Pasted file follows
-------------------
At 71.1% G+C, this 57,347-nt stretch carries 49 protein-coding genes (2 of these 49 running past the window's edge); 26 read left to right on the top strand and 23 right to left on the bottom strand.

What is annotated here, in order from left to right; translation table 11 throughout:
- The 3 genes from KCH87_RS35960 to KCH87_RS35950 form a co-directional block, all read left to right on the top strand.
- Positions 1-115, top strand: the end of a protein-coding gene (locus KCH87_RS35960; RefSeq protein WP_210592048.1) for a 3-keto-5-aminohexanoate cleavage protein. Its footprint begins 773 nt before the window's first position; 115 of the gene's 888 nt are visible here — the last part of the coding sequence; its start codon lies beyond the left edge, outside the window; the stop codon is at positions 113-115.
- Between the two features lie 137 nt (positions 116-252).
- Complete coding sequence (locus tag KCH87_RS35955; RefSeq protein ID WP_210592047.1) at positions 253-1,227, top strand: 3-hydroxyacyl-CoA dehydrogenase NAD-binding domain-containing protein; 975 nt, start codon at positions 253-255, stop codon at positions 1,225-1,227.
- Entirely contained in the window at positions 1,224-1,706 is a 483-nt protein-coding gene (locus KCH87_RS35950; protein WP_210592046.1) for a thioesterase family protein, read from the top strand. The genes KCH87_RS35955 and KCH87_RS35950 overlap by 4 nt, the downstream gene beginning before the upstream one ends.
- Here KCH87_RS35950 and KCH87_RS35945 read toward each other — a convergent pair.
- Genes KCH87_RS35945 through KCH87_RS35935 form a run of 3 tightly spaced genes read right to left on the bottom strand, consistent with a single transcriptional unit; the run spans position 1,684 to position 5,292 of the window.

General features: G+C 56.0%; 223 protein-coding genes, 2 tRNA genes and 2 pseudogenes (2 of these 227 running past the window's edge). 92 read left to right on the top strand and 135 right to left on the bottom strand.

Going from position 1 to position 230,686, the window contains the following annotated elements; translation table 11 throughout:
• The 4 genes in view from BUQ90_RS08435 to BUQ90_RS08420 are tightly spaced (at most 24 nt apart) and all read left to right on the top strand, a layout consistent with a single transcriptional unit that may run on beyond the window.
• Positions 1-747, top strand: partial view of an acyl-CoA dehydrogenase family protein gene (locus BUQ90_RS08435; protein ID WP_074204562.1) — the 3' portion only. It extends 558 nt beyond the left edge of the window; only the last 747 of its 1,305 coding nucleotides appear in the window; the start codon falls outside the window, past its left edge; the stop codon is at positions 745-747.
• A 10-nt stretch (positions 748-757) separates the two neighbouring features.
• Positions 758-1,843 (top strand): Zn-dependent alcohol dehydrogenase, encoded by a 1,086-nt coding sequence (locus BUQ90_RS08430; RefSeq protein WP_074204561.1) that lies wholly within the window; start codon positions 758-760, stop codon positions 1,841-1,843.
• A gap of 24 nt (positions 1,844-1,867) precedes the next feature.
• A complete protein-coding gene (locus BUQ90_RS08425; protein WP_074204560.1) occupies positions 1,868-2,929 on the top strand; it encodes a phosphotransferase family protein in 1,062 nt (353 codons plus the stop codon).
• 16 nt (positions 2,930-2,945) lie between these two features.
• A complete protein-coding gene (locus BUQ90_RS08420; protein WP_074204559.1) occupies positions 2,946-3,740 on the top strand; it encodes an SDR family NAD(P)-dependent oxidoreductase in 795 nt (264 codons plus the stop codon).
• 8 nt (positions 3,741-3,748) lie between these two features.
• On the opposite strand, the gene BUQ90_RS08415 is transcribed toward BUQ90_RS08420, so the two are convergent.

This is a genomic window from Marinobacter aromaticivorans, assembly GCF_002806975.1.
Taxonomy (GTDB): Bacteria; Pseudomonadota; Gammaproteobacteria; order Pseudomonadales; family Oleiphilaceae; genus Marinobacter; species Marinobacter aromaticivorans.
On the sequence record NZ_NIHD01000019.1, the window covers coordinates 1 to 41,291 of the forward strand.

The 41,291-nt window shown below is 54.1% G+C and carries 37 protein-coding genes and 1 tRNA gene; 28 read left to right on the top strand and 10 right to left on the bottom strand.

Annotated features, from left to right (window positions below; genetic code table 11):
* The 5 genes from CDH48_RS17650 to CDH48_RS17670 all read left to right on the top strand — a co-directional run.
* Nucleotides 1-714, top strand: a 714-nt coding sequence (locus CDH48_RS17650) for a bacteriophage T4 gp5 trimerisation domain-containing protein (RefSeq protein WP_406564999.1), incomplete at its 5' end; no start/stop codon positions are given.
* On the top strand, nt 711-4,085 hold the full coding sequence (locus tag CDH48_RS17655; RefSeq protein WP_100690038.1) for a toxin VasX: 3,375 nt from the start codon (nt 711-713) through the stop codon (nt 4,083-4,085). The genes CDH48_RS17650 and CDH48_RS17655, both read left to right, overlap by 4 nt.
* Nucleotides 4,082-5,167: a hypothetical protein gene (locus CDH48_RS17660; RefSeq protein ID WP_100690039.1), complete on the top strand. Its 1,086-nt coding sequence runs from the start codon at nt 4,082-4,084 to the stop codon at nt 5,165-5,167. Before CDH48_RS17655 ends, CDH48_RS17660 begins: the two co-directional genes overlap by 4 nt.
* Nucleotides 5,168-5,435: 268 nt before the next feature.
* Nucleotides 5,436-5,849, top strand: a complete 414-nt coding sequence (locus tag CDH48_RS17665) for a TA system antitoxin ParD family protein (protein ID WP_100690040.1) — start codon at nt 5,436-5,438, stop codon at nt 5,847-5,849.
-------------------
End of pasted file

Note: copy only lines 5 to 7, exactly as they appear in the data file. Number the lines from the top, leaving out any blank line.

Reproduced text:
- Between the two features lie 137 nt (positions 116-252).
- Complete coding sequence (locus tag KCH87_RS35955; RefSeq protein ID WP_210592047.1) at positions 253-1,227, top strand: 3-hydroxyacyl-CoA dehydrogenase NAD-binding domain-containing protein; 975 nt, start codon at positions 253-255, stop codon at positions 1,225-1,227.
- Entirely contained in the window at positions 1,224-1,706 is a 483-nt protein-coding gene (locus KCH87_RS35950; protein WP_210592046.1) for a thioesterase family protein, read from the top strand. The genes KCH87_RS35955 and KCH87_RS35950 overlap by 4 nt, the downstream gene beginning before the upstream one ends.